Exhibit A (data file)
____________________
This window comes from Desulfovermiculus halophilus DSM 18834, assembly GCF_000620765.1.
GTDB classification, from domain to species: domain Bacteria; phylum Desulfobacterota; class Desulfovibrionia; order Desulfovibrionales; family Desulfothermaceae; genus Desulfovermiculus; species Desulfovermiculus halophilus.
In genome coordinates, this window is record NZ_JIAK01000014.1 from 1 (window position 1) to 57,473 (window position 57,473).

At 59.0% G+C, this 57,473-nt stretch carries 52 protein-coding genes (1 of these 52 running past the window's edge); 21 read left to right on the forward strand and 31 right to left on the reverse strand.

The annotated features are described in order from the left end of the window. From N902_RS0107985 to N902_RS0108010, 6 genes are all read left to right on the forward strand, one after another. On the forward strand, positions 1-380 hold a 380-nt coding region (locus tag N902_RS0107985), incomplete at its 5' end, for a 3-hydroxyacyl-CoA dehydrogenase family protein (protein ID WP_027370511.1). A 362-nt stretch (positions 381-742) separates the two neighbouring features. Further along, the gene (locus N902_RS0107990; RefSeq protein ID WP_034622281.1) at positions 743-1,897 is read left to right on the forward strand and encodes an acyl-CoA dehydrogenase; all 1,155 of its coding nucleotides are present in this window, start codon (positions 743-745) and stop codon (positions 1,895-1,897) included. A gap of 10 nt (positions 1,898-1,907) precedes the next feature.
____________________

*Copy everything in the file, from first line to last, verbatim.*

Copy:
This window comes from Desulfovermiculus halophilus DSM 18834, assembly GCF_000620765.1.
GTDB classification, from domain to species: domain Bacteria; phylum Desulfobacterota; class Desulfovibrionia; order Desulfovibrionales; family Desulfothermaceae; genus Desulfovermiculus; species Desulfovermiculus halophilus.
In genome coordinates, this window is record NZ_JIAK01000014.1 from 1 (window position 1) to 57,473 (window position 57,473).

At 59.0% G+C, this 57,473-nt stretch carries 52 protein-coding genes (1 of these 52 running past the window's edge); 21 read left to right on the forward strand and 31 right to left on the reverse strand.

The annotated features are described in order from the left end of the window. From N902_RS0107985 to N902_RS0108010, 6 genes are all read left to right on the forward strand, one after another. On the forward strand, positions 1-380 hold a 380-nt coding region (locus tag N902_RS0107985), incomplete at its 5' end, for a 3-hydroxyacyl-CoA dehydrogenase family protein (protein ID WP_027370511.1). A 362-nt stretch (positions 381-742) separates the two neighbouring features. Further along, the gene (locus N902_RS0107990; RefSeq protein ID WP_034622281.1) at positions 743-1,897 is read left to right on the forward strand and encodes an acyl-CoA dehydrogenase; all 1,155 of its coding nucleotides are present in this window, start codon (positions 743-745) and stop codon (positions 1,895-1,897) included. A gap of 10 nt (positions 1,898-1,907) precedes the next feature.